Author's note: Check out the scorecard: AI or not AI for a definitive answer on whether or not what you're doing is AI.
Who Is Really Doing Enterprise AI Today
FD: As any question regarding the maturity of an ecosystem, you've got always two sides of a coin. You could say that most of the businesses are looking forward to using more Enterprise AI. But on the other hand, only a few are actually there today.
A very ambitious and advanced form of Enterprise AI would be a view where you have a systematic perspective on the AI within the organization, meaning a complete understanding of what is automated and what is manual as well as a global system that would help you coordinate all those subsystems within the organization.
Imagine, say, a customer interaction within an organization. Today, you have lots and lots of different software, including CRMs, marketing software, content engineer software, etc., to help you understand it all - what are the good customers, what are the good leads, which you can use and leverage in order to get things done.
But today, all the software is very disconnected. And so the jump to AI is actually developing the automation where an organization has an automated system that strives to actually fill that gap. End to end in this case, that would be something that tries to optimize the life of a customer, the entire chain of a customer within the organization. And so, we are still far from that ideal, realistically speaking.
How Can Businesses Get Started?
FD: The challenge of AI is that it you shouldn't try to compare yourself immediately to Google or Facebook or Tesla as an organization- you could get scared. You won't immediately start building self-driving cars (or the equivalent for your business). So there is a step-by-step approach where it's not just about starting small for the benefits of starting small, but understanding that there are some initiatives with IOT where you can implement more advanced techniques to get fast results.
Focus is important to get started as well. What I've seen failing over and over again is the approach of choosing AI for side projects. Saying “oh, maybe we would like to launch a new (AI) product, like new sideshow for the company. Maybe we could use that as a lab for AI.”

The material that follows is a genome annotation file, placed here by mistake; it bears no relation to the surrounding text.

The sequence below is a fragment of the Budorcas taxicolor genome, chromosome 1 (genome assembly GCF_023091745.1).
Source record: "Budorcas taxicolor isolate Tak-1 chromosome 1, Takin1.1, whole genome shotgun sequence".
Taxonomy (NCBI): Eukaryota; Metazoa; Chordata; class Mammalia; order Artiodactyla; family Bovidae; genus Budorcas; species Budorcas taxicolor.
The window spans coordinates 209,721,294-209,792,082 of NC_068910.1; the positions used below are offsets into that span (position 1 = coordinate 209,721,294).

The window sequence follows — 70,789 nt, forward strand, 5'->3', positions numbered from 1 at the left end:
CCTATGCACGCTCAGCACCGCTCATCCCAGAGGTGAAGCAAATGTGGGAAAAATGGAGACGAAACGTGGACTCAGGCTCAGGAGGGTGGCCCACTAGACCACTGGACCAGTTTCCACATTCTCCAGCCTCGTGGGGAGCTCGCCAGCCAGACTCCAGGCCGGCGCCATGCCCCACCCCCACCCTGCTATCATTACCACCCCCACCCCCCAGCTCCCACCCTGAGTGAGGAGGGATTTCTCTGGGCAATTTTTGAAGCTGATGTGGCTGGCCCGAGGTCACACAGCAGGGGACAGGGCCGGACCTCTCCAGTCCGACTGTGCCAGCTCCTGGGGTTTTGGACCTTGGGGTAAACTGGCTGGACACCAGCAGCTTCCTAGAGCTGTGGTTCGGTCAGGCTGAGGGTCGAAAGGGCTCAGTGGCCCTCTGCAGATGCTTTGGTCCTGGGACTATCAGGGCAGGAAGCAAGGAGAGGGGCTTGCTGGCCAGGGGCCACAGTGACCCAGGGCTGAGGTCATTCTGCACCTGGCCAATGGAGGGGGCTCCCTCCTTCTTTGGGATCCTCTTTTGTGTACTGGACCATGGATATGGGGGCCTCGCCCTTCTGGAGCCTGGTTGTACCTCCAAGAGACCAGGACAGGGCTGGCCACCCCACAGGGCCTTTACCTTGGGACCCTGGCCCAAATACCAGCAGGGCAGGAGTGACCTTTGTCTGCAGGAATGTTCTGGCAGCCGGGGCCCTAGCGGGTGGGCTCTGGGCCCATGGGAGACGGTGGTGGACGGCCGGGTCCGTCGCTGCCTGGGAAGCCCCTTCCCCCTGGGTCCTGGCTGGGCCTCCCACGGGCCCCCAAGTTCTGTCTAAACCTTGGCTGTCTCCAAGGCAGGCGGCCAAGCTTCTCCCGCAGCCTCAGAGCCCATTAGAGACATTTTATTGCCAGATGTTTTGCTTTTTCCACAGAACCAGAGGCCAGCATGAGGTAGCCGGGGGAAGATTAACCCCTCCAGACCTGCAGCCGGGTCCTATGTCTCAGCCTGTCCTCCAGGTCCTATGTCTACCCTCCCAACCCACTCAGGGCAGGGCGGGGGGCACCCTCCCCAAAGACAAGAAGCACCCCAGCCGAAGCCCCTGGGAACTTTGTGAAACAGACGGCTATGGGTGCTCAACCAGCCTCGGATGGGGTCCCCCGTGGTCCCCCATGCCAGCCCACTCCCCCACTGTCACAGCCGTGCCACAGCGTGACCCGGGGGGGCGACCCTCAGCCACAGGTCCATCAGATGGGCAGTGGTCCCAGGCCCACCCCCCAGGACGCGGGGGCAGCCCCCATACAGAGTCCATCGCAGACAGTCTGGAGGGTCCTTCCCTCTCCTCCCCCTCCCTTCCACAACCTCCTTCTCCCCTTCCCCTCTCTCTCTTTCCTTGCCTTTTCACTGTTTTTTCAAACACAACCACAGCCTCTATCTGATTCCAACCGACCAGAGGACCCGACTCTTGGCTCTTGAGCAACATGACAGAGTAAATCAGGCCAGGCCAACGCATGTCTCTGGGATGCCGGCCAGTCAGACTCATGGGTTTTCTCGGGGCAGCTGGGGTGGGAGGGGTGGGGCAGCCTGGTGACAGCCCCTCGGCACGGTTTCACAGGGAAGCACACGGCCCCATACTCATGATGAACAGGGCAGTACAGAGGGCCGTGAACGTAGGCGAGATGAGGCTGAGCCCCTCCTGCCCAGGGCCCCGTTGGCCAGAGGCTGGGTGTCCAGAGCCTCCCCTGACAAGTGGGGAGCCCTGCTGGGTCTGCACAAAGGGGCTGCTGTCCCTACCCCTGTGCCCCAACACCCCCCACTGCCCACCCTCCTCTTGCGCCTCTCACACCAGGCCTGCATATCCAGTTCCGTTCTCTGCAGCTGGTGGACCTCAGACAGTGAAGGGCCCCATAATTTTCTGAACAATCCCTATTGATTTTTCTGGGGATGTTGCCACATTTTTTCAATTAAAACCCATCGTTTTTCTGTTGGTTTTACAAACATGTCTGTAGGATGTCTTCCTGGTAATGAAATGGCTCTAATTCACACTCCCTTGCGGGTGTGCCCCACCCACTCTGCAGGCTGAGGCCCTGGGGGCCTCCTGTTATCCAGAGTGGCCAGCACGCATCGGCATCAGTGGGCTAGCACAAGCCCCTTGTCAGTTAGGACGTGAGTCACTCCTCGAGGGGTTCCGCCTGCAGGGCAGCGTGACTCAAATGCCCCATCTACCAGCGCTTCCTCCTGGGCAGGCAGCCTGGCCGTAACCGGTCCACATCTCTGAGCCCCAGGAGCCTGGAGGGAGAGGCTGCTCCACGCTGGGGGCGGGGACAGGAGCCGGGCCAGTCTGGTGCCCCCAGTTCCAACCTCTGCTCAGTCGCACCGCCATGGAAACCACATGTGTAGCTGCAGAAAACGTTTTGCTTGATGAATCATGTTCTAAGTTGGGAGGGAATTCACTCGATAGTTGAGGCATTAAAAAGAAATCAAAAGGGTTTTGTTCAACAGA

If you start AI with this kind of mindset, maybe you learn something about yourself or about AI, but it's very unlikely that you will actually stop on something pivotal for the company. So I think that a good step is actually to focus on, and understand, what are the key problems with the company that it wants to solve, and apply AI on this as the first topic.
What Dataiku Brings to the Mix
FD: At Dataiku, we have a strong belief in what I call an inclusive approach to Enterprise AI (as opposed to an elite approach to Enterprise AI). One way to do AI is to have on one side of your company very talented technologists, big data centers and so on, that are building and imagining new products, and then you've got the business side of the company that is driving that, pushing that to the market and so on.
This approach seems to make sense. But I think that in most organizations, you actually need to take a more inclusive approach to this where, side by side, business-minded people in the organization work with technologists within the organization. They stop and listen to what AI can mean for the organization, start working on first projects and just get better at the data, the objective, what's doable and what's not, and enable themselves (one another) in order to get there and gain new skills along the way.